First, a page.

You can read Claude's Soldier Story here
The Soldiers Lost and Missing
Approximately 2000 Australian Soldiers were to lose their lives following the Battle of Fromelles. Many were listed as "Missing in Action" or " Fate unknown". Families wrote multiple letters to authorities looking for answers. There was much confusion and misinformation throughout the war as evidenced in the soldiers' official records. Correspondence between the Red Cross, Base Records, Soldiers still on duty and various other auxiliary agencies paint a picture where information was scarce and often delayed. Families could wait months to years to learn the fate of their soldier. Red Cross were consistently empathetic and gave their own intelligence gathering and provided feed back to families when the Army did not. Sadly, many of these reports were not gathered until late in 1916, or throughout 1917. They were gathered generally in hospitals, and often were 3rd person accounts.
Additionally, soldiers talking about a mates demise, would naturally try to spare families from additional suffering, and understate the manner of death.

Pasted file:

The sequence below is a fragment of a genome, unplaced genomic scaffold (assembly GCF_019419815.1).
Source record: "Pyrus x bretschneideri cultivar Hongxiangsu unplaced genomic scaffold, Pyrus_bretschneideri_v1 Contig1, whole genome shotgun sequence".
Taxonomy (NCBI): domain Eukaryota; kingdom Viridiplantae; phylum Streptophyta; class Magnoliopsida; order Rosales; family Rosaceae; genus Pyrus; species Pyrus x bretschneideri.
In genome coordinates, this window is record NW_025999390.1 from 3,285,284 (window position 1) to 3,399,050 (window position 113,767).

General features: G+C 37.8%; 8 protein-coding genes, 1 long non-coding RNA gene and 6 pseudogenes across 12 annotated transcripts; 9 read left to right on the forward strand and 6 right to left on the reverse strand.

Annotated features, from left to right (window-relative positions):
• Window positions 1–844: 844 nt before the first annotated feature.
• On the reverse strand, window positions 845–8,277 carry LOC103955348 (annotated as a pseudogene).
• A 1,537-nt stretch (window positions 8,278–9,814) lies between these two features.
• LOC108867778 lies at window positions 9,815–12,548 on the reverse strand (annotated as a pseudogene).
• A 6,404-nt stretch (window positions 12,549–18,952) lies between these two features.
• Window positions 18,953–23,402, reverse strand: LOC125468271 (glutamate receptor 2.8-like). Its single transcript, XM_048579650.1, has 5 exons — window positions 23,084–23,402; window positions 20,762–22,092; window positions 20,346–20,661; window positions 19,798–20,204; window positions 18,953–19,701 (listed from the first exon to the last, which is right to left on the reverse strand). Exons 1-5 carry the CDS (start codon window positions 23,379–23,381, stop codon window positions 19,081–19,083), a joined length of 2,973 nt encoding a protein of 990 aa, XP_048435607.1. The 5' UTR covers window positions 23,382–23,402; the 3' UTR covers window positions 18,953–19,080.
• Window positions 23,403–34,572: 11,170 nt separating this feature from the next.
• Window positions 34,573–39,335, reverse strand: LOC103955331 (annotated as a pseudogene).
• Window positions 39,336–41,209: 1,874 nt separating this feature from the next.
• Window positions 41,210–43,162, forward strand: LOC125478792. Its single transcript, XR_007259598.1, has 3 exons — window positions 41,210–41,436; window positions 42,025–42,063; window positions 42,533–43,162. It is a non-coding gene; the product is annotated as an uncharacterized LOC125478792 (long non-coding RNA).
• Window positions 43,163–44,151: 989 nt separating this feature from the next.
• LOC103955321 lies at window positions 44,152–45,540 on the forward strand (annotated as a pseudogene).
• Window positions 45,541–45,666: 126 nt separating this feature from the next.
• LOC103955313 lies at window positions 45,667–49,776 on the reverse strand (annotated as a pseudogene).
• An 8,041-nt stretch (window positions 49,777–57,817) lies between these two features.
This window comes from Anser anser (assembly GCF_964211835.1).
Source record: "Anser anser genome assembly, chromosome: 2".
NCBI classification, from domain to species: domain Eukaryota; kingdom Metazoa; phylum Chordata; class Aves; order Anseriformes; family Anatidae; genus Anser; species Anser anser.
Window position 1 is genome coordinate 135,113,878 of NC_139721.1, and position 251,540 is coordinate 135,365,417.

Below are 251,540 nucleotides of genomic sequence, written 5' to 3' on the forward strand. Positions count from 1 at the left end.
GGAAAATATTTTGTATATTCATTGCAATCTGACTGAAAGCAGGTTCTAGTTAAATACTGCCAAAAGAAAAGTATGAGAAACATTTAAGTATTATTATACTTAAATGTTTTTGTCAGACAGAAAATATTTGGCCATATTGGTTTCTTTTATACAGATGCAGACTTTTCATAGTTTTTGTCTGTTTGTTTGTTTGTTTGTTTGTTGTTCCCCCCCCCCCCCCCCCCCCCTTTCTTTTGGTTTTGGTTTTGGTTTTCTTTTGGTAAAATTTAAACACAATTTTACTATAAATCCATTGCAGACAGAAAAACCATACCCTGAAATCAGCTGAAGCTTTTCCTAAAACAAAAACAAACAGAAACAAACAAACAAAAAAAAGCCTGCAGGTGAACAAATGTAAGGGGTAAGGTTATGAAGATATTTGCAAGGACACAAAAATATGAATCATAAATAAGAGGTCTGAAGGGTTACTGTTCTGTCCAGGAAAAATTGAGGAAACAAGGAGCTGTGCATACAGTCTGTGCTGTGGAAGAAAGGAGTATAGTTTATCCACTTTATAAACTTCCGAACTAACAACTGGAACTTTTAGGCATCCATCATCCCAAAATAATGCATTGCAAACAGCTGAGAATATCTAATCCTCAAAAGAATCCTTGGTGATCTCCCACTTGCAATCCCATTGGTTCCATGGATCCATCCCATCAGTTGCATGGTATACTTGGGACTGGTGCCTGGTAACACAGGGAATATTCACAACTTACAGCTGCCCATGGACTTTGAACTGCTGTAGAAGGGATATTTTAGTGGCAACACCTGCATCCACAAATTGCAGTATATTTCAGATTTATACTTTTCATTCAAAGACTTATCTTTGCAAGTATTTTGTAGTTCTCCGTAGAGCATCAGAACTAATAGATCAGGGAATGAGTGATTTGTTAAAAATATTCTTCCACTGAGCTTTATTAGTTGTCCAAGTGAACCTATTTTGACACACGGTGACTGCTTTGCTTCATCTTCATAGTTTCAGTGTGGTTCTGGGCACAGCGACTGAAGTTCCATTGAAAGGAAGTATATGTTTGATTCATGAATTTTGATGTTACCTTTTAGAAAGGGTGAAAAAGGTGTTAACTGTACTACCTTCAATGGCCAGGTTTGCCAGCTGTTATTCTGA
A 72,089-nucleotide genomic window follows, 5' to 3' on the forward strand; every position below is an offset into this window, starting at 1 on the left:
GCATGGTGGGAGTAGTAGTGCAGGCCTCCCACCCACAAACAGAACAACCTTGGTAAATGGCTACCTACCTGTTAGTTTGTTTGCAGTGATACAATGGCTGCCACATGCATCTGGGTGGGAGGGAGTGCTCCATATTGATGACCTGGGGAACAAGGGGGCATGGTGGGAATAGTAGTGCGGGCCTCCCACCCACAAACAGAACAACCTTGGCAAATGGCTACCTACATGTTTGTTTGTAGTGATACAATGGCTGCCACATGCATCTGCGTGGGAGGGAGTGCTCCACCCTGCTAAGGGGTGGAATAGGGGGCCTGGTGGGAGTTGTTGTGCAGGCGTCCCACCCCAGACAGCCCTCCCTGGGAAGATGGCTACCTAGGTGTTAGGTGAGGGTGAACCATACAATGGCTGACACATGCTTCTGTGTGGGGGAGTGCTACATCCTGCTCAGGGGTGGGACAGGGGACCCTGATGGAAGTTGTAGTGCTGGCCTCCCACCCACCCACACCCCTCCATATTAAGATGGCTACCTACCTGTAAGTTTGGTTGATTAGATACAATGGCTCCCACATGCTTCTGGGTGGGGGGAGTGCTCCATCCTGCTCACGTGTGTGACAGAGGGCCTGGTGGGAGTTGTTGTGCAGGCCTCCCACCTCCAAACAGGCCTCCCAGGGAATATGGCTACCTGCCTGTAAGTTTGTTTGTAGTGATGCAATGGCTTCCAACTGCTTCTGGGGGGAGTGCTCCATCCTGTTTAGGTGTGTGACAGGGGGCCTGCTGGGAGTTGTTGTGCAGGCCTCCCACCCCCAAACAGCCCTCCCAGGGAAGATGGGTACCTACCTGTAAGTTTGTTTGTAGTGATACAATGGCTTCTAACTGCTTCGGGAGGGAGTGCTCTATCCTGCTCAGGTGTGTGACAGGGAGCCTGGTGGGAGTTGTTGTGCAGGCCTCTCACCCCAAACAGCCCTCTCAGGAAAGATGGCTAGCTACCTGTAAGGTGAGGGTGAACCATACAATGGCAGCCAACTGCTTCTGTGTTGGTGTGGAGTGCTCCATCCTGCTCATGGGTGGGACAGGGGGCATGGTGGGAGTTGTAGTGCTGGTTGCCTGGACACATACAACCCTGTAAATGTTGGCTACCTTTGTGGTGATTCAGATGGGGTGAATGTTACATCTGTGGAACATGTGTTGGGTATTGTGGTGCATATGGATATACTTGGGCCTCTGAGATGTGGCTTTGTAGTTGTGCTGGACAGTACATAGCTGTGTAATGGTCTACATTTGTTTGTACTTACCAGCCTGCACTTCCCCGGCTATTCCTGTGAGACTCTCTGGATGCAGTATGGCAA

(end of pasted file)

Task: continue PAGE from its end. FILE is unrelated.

Court Of Inquiries - 1917
Throughout 1917, Court of Inquiries were held, usually in the field, to ascertain whether soldiers were missing or Killed in Action. It was at this point, most families were finally notified by the War Office as to the fate of their soldier. Evidence was gathered from various hospitals, prisoner of war information and soldiers recollections to decide the fate of the soldiers.
For the families of soldiers, mates often wrote of their death, or possible capture, for whatever reasons, the Army waited or had to wait till late 1917 to formally advise families that a son was no longer considered MIA, but was, in fact, KIA. This conflict of information was agonising. And it is documented that many direct family, passed on the 19th or 20th of July, in subsequent years.